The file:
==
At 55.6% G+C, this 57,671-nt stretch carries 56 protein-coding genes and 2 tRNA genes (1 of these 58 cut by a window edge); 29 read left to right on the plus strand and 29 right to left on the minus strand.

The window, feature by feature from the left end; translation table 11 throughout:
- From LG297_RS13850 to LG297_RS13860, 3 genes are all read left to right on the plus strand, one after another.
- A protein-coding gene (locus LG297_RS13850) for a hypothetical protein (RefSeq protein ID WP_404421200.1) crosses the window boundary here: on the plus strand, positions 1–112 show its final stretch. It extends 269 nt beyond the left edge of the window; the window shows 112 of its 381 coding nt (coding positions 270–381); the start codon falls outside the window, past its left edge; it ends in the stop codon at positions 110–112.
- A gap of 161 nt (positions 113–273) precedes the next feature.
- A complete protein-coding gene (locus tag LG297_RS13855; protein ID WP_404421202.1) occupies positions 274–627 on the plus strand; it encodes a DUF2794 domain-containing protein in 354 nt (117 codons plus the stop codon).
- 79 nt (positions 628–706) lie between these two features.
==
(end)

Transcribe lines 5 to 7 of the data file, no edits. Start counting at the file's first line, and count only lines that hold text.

- A gap of 161 nt (positions 113–273) precedes the next feature.
- A complete protein-coding gene (locus tag LG297_RS13855; protein ID WP_404421202.1) occupies positions 274–627 on the plus strand; it encodes a DUF2794 domain-containing protein in 354 nt (117 codons plus the stop codon).
- 79 nt (positions 628–706) lie between these two features.